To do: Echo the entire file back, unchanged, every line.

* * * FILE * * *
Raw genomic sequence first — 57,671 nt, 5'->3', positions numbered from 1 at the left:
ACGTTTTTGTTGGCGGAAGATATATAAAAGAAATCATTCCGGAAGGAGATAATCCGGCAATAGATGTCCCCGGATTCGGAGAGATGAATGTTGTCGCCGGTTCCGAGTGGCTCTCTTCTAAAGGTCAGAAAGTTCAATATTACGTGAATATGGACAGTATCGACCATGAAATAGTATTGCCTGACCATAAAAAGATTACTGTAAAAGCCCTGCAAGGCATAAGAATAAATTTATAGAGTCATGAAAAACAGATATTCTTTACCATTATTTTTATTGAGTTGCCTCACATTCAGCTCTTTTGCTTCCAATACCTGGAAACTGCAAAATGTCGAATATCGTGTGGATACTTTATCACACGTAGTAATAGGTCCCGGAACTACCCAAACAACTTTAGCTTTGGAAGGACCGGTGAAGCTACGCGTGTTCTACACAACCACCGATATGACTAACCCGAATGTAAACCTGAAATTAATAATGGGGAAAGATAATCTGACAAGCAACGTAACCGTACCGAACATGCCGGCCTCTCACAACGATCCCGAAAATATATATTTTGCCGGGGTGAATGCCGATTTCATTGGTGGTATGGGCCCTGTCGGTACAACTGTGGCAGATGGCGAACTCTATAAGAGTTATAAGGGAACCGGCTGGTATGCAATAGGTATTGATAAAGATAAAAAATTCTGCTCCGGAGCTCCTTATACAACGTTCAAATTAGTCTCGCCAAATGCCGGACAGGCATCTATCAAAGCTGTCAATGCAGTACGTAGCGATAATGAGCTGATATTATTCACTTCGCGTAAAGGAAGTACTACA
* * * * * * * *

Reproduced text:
Raw genomic sequence first — 57,671 nt, 5'->3', positions numbered from 1 at the left:
ACGTTTTTGTTGGCGGAAGATATATAAAAGAAATCATTCCGGAAGGAGATAATCCGGCAATAGATGTCCCCGGATTCGGAGAGATGAATGTTGTCGCCGGTTCCGAGTGGCTCTCTTCTAAAGGTCAGAAAGTTCAATATTACGTGAATATGGACAGTATCGACCATGAAATAGTATTGCCTGACCATAAAAAGATTACTGTAAAAGCCCTGCAAGGCATAAGAATAAATTTATAGAGTCATGAAAAACAGATATTCTTTACCATTATTTTTATTGAGTTGCCTCACATTCAGCTCTTTTGCTTCCAATACCTGGAAACTGCAAAATGTCGAATATCGTGTGGATACTTTATCACACGTAGTAATAGGTCCCGGAACTACCCAAACAACTTTAGCTTTGGAAGGACCGGTGAAGCTACGCGTGTTCTACACAACCACCGATATGACTAACCCGAATGTAAACCTGAAATTAATAATGGGGAAAGATAATCTGACAAGCAACGTAACCGTACCGAACATGCCGGCCTCTCACAACGATCCCGAAAATATATATTTTGCCGGGGTGAATGCCGATTTCATTGGTGGTATGGGCCCTGTCGGTACAACTGTGGCAGATGGCGAACTCTATAAGAGTTATAAGGGAACCGGCTGGTATGCAATAGGTATTGATAAAGATAAAAAATTCTGCTCCGGAGCTCCTTATACAACGTTCAAATTAGTCTCGCCAAATGCCGGACAGGCATCTATCAAAGCTGTCAATGCAGTACGTAGCGATAATGAGCTGATATTATTCACTTCGCGTAAAGGAAGTACTACA